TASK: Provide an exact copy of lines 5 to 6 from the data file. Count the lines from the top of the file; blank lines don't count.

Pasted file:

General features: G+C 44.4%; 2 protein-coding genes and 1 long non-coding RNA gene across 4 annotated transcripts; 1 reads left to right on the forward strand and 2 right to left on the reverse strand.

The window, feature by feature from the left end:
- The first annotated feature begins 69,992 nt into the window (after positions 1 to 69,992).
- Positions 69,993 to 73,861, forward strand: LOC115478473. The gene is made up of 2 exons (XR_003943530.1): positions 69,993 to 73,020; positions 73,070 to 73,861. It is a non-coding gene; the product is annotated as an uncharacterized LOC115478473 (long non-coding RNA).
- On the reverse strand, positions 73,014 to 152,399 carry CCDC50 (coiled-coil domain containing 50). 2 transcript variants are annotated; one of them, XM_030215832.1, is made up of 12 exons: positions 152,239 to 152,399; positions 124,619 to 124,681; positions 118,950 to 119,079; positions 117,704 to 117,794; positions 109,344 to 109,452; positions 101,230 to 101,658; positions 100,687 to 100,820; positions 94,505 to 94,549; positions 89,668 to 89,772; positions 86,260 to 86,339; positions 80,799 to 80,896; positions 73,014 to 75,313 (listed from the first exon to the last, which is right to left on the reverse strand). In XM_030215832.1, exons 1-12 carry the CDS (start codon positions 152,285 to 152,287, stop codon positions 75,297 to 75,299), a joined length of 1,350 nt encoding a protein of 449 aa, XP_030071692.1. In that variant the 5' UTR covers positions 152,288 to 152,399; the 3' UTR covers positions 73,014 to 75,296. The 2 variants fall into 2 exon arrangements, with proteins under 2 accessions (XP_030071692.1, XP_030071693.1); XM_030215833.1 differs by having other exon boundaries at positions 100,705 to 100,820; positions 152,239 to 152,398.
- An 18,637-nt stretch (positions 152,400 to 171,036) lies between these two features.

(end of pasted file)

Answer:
- On the reverse strand, positions 73,014 to 152,399 carry CCDC50 (coiled-coil domain containing 50). 2 transcript variants are annotated; one of them, XM_030215832.1, is made up of 12 exons: positions 152,239 to 152,399; positions 124,619 to 124,681; positions 118,950 to 119,079; positions 117,704 to 117,794; positions 109,344 to 109,452; positions 101,230 to 101,658; positions 100,687 to 100,820; positions 94,505 to 94,549; positions 89,668 to 89,772; positions 86,260 to 86,339; positions 80,799 to 80,896; positions 73,014 to 75,313 (listed from the first exon to the last, which is right to left on the reverse strand). In XM_030215832.1, exons 1-12 carry the CDS (start codon positions 152,285 to 152,287, stop codon positions 75,297 to 75,299), a joined length of 1,350 nt encoding a protein of 449 aa, XP_030071692.1. In that variant the 5' UTR covers positions 152,288 to 152,399; the 3' UTR covers positions 73,014 to 75,296. The 2 variants fall into 2 exon arrangements, with proteins under 2 accessions (XP_030071692.1, XP_030071693.1); XM_030215833.1 differs by having other exon boundaries at positions 100,705 to 100,820; positions 152,239 to 152,398.
- An 18,637-nt stretch (positions 152,400 to 171,036) lies between these two features.